Just because I'm not sure what to do about something doesn't mean that what I do choose to do will be wrong. Maybe it'll take me on a journey to what is right. Maybe it'll bomb. But in any event, I'll be actively seeking an answer rather than twiddling my thumbs and giving the devil something to grin about. Confusion, indecision, uncertainty, fear, prudence, whatever you choose to call it or whatever situation you find yourself in that causes any of the above will probably require some action on your part. Yes, some things resolve themselves without our assistance. There's nothing wrong with a "wait and see" attitude unless it's a "wait and see forever because I'm so darned afraid of doing something wrong that I'm tied in knots and basically useless." But if it's clear that action is needed, do your homework, make your best guess, and then take your best shot.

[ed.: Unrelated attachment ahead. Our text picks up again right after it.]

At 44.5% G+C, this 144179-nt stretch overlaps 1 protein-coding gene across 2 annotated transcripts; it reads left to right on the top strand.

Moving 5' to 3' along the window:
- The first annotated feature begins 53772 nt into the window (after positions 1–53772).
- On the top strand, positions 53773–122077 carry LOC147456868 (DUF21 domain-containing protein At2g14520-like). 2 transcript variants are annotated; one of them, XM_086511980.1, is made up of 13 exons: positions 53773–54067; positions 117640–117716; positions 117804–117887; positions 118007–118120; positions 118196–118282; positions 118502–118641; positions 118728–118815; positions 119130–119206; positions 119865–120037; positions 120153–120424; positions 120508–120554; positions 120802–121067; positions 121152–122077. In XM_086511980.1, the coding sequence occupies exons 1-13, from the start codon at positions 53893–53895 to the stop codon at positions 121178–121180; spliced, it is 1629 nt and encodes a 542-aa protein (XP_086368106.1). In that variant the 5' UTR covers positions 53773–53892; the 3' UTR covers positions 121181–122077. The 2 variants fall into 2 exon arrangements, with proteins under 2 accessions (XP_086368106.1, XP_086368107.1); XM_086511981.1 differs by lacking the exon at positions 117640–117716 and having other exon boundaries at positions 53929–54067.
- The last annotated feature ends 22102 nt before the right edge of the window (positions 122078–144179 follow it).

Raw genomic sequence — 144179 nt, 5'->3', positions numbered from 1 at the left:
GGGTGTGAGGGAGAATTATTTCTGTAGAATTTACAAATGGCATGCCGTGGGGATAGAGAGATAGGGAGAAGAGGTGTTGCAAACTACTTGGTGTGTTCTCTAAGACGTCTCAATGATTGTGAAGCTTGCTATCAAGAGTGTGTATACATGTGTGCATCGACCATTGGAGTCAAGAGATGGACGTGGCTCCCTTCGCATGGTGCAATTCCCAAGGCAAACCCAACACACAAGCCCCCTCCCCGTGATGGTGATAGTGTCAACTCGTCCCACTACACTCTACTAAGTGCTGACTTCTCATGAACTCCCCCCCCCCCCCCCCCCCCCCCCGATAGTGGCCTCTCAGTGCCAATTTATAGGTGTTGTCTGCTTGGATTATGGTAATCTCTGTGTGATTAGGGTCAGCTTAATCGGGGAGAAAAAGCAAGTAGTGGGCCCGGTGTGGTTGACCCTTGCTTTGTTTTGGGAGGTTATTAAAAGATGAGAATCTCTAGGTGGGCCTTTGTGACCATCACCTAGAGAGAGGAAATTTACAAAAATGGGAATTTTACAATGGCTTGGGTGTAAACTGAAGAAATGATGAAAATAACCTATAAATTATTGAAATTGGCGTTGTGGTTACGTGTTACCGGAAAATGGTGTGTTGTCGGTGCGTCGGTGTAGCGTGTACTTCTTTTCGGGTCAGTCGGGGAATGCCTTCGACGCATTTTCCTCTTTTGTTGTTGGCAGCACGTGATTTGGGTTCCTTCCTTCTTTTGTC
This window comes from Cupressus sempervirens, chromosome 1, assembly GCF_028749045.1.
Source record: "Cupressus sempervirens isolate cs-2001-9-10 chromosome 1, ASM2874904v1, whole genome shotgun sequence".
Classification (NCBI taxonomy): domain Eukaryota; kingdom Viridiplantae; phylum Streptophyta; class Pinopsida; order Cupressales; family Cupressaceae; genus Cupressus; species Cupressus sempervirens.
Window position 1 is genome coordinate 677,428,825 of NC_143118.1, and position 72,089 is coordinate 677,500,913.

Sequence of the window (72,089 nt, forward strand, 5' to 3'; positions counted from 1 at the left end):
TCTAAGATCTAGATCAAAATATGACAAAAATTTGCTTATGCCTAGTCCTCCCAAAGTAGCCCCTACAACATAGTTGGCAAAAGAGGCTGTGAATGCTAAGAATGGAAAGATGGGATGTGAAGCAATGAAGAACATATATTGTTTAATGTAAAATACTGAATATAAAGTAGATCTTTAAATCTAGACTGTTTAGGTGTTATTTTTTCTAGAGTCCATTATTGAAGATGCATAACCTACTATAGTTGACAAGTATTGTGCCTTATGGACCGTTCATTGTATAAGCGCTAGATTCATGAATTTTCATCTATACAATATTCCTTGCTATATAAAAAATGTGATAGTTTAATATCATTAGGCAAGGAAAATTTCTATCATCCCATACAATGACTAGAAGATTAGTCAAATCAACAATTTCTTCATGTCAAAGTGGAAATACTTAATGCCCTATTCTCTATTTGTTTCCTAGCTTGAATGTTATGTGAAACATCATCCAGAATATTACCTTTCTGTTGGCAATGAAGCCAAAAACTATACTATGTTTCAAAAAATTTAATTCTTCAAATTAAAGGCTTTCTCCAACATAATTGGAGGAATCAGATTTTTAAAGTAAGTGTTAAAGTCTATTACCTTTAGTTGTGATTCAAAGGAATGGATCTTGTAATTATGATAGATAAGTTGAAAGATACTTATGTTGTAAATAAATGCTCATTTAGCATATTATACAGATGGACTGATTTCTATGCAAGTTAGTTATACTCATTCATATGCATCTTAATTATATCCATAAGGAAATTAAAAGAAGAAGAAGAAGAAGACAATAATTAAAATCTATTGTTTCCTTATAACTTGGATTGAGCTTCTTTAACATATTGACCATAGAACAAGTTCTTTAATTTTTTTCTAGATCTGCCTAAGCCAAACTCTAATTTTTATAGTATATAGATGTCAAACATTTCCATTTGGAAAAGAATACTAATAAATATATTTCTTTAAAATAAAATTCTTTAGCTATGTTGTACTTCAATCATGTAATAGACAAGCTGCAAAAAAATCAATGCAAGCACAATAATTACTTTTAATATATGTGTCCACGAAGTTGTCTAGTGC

My most recent conundrum has been how to best market my latest novel. Because I couldn't come up with a sure-fire way to become an instant bestselling author, I came up with absolutely nothing. Oh, I tried lots of stuff all right, so much in fact that it all became useless. You can take all the shots you want, but if you don't have a clear target you're shooting blindly. Rather like using a water pistol to put out as forest fire. It doesn't do any harm, but it doesn't do any good either. My mind was filled with ideas and although none of them seemed perfect, some were not so bad. I immediately eliminated what I couldn't afford, which was a good start. But after that, I had no idea what idea was the best idea for me, so I did the worst possible thing. Nothing. If I'd tried some of them back when I first thought of them, I'd have a good idea by now which ones worked and which didn't. As it is, though, I'm left with a brain full of ideas and still no idea which ones will work. The only way to rectify that is to try them out--one at a time, two at a time, it doesn't matter. What matters is that I try.